- J Brooks Spector
A string of events, an exceptionally strong speech as eulogy, two Supreme Court decisions and passage of fast-track authority have given the Obama administration a real shot of adrenalin for the final laps of his presidency. J. BROOKS SPECTOR takes a look at these four moments and what they may portend for the impending presidential election.
Lebanon and Syria have always been closely intertwined, from the days when they were both provinces of the Ottoman Empire, to a shared experience of French colonial rule, to the 1975-1990 civil war and post-war period, during which Syria claimed a big brother role. The INTERNATIONAL CRISIS GROUP’s Lebanon Senior Analyst SAHAR ATRACHE discusses how Lebanon remains resilient in the face of Syria’s violent collapse – at least for now.
Once upon a time South Africans made meaningful contributions to international humanitarian law and its institutions – particularly in relation to the prosecution of mass rape. That however, was before some of us started disregarding court orders and spiriting people out of the country like thieves in the night. And so, because it seems to have been conveniently forgotten, let us revisit this history, whose roots stretch deep into the International Military Tribunals conducted at Nuremberg and Tokyo between 1945 and 1948. By LISA VETTEN.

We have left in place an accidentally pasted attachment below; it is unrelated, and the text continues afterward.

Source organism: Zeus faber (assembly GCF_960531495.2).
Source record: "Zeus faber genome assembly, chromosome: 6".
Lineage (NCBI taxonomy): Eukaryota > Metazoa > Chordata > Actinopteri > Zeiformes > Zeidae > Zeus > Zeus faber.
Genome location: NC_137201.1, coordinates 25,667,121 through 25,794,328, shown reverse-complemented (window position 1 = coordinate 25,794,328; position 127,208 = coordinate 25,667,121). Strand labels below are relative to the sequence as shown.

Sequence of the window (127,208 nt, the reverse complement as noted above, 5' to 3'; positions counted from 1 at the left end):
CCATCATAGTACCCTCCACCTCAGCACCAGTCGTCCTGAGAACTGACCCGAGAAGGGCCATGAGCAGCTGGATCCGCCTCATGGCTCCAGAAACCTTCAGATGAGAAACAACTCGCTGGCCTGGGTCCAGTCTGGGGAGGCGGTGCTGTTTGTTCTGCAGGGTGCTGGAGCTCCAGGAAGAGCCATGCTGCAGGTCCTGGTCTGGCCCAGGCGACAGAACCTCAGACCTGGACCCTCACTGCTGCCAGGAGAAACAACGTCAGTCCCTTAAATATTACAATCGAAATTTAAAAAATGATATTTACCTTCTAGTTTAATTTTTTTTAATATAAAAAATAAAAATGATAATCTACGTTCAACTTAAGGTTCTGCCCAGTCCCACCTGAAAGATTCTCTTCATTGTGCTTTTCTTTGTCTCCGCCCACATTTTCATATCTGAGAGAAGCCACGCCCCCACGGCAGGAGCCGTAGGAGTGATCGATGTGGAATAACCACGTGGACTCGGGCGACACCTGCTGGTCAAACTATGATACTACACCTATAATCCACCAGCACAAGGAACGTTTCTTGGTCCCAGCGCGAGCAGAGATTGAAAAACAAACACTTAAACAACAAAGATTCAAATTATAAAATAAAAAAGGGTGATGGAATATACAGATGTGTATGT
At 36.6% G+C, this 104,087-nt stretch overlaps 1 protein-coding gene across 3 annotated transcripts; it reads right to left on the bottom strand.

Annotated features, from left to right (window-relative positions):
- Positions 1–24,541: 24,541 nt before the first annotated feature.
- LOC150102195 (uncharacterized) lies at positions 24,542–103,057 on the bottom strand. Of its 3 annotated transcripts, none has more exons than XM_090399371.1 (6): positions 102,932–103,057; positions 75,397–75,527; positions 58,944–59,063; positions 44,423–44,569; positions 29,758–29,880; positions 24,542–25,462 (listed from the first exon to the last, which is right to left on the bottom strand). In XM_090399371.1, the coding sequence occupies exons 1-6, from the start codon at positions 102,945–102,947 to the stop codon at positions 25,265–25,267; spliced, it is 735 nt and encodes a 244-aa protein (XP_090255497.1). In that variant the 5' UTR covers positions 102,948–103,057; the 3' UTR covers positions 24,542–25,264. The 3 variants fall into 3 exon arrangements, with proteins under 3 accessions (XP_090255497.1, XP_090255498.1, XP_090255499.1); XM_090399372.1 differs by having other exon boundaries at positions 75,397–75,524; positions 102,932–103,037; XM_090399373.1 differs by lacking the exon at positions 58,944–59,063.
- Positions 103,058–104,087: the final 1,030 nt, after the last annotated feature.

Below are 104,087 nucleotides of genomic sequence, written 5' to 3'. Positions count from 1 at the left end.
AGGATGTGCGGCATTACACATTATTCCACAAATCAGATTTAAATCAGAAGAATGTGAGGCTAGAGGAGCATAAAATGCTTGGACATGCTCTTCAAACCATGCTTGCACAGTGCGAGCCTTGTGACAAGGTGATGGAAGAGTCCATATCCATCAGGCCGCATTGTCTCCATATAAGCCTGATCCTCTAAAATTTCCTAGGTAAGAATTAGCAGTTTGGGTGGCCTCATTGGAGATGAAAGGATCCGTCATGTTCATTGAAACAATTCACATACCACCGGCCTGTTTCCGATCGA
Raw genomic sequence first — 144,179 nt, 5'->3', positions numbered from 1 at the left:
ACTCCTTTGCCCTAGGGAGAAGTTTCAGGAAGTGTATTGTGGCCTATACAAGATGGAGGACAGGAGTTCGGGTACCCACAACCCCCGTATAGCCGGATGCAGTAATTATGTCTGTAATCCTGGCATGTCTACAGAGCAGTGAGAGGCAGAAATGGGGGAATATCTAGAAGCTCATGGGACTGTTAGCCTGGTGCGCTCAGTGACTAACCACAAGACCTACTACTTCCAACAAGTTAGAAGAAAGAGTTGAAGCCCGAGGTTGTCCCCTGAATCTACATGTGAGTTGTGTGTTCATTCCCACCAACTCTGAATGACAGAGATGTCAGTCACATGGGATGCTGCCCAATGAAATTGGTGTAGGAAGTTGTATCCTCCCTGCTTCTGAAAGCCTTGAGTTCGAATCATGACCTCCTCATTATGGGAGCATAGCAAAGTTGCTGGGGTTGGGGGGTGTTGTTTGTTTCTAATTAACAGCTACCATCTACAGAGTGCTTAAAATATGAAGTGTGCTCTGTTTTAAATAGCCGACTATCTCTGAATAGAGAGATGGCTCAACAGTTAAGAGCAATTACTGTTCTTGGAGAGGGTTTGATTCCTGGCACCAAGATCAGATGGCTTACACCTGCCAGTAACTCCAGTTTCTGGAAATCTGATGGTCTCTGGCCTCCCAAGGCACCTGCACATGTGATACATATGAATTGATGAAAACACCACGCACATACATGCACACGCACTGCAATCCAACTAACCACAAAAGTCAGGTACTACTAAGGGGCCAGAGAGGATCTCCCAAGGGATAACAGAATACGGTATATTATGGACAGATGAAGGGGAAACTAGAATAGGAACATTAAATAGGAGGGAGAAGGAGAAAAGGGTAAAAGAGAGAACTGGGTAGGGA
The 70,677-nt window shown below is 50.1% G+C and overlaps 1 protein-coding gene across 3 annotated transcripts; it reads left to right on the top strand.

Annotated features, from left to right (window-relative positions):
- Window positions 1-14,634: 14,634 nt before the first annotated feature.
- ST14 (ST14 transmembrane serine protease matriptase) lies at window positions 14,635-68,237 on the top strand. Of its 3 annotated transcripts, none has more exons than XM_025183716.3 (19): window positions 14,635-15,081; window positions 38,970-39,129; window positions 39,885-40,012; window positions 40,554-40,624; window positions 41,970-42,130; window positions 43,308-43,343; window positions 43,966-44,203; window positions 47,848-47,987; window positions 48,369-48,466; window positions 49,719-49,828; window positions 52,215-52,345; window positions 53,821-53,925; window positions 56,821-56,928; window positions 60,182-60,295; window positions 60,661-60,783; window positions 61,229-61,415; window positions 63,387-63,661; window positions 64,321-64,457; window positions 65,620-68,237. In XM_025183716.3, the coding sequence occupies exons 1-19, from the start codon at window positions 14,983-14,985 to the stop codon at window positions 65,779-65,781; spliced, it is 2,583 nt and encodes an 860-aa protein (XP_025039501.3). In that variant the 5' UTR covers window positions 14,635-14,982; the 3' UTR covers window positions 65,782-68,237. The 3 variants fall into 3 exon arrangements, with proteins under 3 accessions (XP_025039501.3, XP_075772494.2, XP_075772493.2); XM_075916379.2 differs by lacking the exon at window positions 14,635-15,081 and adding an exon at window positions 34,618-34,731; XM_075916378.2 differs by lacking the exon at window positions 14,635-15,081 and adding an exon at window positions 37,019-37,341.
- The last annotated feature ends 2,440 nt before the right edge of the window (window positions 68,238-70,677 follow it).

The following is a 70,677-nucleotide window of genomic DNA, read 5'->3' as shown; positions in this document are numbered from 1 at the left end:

Although South Africans have been consumed by a whole range of domestic and international snarls, over in the American political landscape, the Republican presidential contender field grows ever more crowded, most recently with the announcement by South Asian-American Louisiana Governor Bobby Jindal. J. BROOKS SPECTOR takes a first look.
He might not be a president, but Rwandan spy chief Karenzi Karake is still a very big fish. His arrest in London, on a Spanish warrant, could precipitate another crisis for international justice. A word of gratuitous advice for the British authorities: this one’s delicate. Handle with care. By SIMON ALLISON.
The recently published UBS/PwC 2015 Billionaire Report explores “the story of great wealth – how it’s created, preserved and how it breeds philanthropy”. The authors of the report maintain this prosperous period of wealth generation is soon to decline although various opportunities still exist. By SHELAGH GASTROW.
Data from the World Health Organisation show worldwide obesity has more than doubled since 1980. In 2014 over 600 million adults were obese. At the same time, here in Sub-Saharan Africa, one person in four is undernourished*. How, then, to improve food consumption and distribution? Through a revolution, says political economist and food activist Raj Patel. GAIA MANCO asks the questions.